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Landscape Development and Changing Environment of Troia (North-western Anatolia)

  • İlhan KayanEmail author
Chapter
Part of the World Geomorphological Landscapes book series (WGLC)

Abstract

Troia, the epic city of ancient times, has a unique geographical position at the entry of the Çanakkale Strait. This area consists of Upper Miocene shallow marine sediments, which constitute a low horst–graben system. Between plateau ridges about 50–100 m high, the lower course of the Karamenderes (ancient Scamander) River flows in an alluvial plain. During the Holocene sea-level rise, marine intrusion transformed this part of the valley into a marine embayment. In this area, the relative sea level reached its present position ca. 7000–6000 years ago, and the coastline arrived close to the southern end of the embayment. Then, deltaic progradation processes of the Karamenderes River dominated the embayment filling, leading the coastline to reach the west of Troia ca. 4000 years ago. A 2–3 m sea level fall during the Late Bronze Age (LBA) was probably caused by the acceleration of the deltaic progradation. Later, slightly rising sea reached to the present level again around the time of the Emperor Augustus (27 BC to 14 AD). However, alluviation compensated this small sea-level rise, and deltaic progradation continued slowly to reach the coastline to the Çanakkale Strait.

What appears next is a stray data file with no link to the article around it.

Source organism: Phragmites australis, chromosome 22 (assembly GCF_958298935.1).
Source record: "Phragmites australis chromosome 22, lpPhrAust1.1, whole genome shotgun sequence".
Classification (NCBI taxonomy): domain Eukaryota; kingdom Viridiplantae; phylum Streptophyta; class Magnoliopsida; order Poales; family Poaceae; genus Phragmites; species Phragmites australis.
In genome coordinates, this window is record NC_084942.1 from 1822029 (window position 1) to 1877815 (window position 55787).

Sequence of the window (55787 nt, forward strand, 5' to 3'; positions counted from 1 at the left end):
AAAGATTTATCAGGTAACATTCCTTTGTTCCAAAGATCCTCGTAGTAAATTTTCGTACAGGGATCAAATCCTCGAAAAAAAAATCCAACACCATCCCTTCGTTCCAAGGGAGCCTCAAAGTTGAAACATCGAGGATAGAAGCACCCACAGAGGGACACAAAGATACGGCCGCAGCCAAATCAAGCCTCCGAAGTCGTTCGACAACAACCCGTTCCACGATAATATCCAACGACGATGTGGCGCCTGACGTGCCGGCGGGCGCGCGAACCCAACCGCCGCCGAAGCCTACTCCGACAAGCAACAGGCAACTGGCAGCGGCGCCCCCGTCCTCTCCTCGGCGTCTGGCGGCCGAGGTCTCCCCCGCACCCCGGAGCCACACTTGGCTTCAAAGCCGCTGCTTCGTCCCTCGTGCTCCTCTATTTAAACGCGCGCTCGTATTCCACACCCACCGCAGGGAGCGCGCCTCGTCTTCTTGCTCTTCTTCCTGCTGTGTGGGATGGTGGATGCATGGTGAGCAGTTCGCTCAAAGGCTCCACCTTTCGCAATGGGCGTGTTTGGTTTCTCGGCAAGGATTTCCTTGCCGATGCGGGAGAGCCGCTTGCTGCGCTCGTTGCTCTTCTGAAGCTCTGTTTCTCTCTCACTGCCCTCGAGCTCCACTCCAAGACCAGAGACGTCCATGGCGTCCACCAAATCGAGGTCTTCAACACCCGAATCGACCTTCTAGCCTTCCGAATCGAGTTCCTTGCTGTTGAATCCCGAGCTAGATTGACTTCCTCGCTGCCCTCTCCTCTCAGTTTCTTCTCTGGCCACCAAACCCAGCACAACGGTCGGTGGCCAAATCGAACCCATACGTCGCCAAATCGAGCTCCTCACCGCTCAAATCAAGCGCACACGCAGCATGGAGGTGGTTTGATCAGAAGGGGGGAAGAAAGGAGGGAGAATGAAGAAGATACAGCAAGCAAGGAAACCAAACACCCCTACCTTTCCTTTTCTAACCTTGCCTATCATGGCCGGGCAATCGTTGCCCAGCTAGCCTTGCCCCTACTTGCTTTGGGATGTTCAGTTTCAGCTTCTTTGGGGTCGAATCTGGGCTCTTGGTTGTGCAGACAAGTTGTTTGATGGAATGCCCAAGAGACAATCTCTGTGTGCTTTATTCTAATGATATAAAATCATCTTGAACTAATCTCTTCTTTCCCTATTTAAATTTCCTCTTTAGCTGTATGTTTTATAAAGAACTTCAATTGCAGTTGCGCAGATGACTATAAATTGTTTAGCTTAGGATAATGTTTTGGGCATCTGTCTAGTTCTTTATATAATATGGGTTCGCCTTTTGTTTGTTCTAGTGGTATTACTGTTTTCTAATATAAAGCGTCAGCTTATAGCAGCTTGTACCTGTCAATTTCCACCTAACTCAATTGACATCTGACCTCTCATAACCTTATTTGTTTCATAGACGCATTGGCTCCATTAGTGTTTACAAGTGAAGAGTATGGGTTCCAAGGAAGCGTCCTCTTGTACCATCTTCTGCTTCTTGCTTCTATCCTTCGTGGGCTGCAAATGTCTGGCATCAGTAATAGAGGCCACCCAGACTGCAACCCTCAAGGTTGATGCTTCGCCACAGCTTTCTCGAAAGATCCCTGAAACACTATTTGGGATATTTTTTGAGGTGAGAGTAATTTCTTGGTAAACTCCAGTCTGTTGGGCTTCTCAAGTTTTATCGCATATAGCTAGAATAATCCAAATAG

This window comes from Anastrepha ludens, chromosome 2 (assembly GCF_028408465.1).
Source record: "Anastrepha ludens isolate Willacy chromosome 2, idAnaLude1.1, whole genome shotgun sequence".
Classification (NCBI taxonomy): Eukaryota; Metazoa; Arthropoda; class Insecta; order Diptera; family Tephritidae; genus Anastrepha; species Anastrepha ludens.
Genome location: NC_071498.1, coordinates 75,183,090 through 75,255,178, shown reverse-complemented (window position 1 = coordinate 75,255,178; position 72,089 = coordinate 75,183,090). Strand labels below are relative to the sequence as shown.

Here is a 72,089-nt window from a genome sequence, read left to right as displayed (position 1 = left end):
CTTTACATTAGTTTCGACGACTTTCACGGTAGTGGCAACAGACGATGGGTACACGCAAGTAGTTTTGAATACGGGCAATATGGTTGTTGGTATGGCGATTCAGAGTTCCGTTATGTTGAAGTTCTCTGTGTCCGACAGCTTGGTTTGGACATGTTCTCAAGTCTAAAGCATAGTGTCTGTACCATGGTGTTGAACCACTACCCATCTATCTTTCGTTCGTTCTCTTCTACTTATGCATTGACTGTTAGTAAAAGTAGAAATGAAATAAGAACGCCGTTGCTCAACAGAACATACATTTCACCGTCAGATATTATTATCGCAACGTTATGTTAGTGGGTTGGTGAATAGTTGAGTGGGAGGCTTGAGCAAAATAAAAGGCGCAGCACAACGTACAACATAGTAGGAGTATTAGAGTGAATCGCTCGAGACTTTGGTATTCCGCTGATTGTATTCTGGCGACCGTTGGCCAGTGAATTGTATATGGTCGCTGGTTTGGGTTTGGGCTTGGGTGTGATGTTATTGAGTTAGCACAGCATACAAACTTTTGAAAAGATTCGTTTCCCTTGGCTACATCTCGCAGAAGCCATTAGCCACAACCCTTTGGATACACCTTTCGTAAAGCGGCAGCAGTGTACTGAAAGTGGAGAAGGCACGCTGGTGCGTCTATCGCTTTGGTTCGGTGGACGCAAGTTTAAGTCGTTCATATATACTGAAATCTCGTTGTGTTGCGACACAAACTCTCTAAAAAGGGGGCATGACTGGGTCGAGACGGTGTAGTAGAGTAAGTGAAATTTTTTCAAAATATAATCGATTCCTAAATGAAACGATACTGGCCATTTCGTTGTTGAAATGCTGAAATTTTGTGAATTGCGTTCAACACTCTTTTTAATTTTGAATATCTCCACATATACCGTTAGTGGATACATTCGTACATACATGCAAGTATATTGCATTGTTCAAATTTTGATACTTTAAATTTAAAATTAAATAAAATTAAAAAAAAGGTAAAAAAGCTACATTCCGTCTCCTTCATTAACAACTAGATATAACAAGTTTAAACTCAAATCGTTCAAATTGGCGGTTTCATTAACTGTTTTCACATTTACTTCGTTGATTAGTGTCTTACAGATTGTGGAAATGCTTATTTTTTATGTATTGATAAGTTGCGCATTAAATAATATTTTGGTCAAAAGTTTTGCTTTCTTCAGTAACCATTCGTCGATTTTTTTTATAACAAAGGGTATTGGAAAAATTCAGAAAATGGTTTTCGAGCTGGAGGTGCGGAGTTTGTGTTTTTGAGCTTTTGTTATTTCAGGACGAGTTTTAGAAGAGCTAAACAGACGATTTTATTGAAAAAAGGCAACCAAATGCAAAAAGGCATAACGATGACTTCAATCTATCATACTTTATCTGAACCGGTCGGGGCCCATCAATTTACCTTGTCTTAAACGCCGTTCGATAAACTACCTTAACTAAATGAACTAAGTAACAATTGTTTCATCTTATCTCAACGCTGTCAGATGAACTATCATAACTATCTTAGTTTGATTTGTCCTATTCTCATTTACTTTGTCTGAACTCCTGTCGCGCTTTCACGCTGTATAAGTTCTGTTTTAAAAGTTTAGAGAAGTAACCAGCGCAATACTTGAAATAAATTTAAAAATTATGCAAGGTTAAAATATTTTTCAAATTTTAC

Keywords

Karamenderes Troia Late Bronze Age Turkey 

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Copyright information

© Springer Nature Switzerland AG 2019

Authors and Affiliations

  1. 1.Edebiyat Fakültesi, Coğrafya BölümüEge ÜniversitesiBornovaTurkey

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